Police seek man in hate crime death
Andrew Anthos died 10 days after man attacked him in Detroit, investigators say.
Andrew Anthos, who died after being struck with a pipe, was a respected activist for veterans.
DETROIT -- Andrew Anthos was a private, gentle man whose twin passions to support military veterans and public transportation earned him a reputation for community service.
For most of the last two decades Anthos frequently rode the bus from Detroit to Lansing to wage a solitary patriotic crusade to light the capitol dome in red, white and blue one night of the year to honor military veterans and police officers.
Anthos, 72, died at 7:27 p.m. Friday at Detroit Receiving Hospital, 10 days after police say an unidentified man struck him on the left side of the head with a metal pipe and left him for dead.
Detroit police, who are still looking for the assailant, have classified the incident as a hate crime because the attacker repeatedly shouted slurs at Anthos. Michigan does not have a specific hate crime law.
Since the attack, Athena Fedenis, Anthos' cousin, said she and the family have received an outpouring of support from around the country.
"He was loved by everybody," said Fedenis. "Everybody knew him."
Locally, gay rights activists have rallied around him.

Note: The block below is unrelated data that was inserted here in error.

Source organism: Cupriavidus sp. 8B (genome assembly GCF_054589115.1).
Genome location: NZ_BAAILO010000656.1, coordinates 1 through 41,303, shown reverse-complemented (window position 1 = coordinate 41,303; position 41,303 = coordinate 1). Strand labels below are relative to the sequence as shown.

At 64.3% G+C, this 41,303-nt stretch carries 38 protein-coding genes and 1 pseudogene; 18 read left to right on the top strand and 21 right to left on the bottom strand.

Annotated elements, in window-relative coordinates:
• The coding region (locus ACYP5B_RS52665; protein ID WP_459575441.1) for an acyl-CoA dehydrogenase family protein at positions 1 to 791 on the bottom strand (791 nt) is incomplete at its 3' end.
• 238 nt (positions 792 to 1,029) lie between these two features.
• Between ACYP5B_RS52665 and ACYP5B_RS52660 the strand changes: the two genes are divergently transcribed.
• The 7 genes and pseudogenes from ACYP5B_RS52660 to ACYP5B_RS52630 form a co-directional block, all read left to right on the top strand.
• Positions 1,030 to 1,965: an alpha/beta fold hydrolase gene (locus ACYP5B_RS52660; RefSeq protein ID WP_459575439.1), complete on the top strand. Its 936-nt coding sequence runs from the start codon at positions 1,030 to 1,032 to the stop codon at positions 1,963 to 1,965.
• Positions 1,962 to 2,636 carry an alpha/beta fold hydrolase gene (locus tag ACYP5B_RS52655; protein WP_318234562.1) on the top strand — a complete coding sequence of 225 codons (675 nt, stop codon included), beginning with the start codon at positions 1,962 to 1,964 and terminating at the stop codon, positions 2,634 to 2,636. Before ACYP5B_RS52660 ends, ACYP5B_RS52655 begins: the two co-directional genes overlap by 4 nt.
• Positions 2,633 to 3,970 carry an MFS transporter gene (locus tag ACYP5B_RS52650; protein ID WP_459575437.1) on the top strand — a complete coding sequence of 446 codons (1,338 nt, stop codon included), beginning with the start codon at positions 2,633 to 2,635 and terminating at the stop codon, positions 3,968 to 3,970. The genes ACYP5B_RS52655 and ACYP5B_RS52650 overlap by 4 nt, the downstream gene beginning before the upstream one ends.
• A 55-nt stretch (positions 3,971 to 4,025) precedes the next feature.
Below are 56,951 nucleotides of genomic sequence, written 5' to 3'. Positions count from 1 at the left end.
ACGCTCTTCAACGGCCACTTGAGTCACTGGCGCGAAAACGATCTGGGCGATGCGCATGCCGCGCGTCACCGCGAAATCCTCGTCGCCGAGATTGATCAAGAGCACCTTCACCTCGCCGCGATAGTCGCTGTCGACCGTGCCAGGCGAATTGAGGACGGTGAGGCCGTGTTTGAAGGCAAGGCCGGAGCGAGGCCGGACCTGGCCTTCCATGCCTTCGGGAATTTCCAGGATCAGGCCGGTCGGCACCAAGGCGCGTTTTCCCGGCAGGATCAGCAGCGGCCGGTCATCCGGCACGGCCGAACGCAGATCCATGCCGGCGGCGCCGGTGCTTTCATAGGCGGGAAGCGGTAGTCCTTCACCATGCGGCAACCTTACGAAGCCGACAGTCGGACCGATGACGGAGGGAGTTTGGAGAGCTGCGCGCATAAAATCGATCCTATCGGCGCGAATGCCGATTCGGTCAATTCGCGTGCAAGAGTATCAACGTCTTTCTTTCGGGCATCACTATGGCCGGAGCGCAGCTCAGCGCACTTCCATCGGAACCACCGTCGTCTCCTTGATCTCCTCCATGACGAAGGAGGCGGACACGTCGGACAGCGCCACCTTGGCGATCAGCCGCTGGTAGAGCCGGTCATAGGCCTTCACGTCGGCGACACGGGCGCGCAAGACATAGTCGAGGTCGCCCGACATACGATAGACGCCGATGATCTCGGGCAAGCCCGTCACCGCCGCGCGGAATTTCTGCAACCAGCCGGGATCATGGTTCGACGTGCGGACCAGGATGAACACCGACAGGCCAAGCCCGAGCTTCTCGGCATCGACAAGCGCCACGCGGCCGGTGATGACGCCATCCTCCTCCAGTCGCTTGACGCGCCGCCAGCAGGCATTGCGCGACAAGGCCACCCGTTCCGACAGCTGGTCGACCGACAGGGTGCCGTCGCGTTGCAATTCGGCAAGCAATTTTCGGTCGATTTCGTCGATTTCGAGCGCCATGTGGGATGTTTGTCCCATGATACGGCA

"The brutal and tragic beating of Andrew Anthos is revolting," said Jeff Montgomery, executive director of the Triangle Foundation, the state's largest anti-violence advocacy group for gay, lesbian and other allied communities. "It's a shame for the broader community that an elder and a much beloved man falls victim to such cold-blooded violence."
Anthos was a familiar figure in Lansing, where he paraded through the streets with handmade posters and petitions to have the capitol dome bathed in the colors of the U.S. flag.
In an interview with The State News in 2003, Anthos said he wanted to inspire other states to similarly light their capitol domes as well. Fedenis said her uncle had a life-long disability and lived alone in his apartment on Antietam, where he was attacked on his way home from the Detroit Public Library, which he visited daily. She said she was grateful to the Triangle Foundation's offer to pay for Anthos' funeral.
Anthos was the second gay man similarly targeted in Detroit in the past 13 months. Detroit Police Sgt. Ryan Lovier is asking anyone with information about Anthos' attacker to call (313) 596-1140.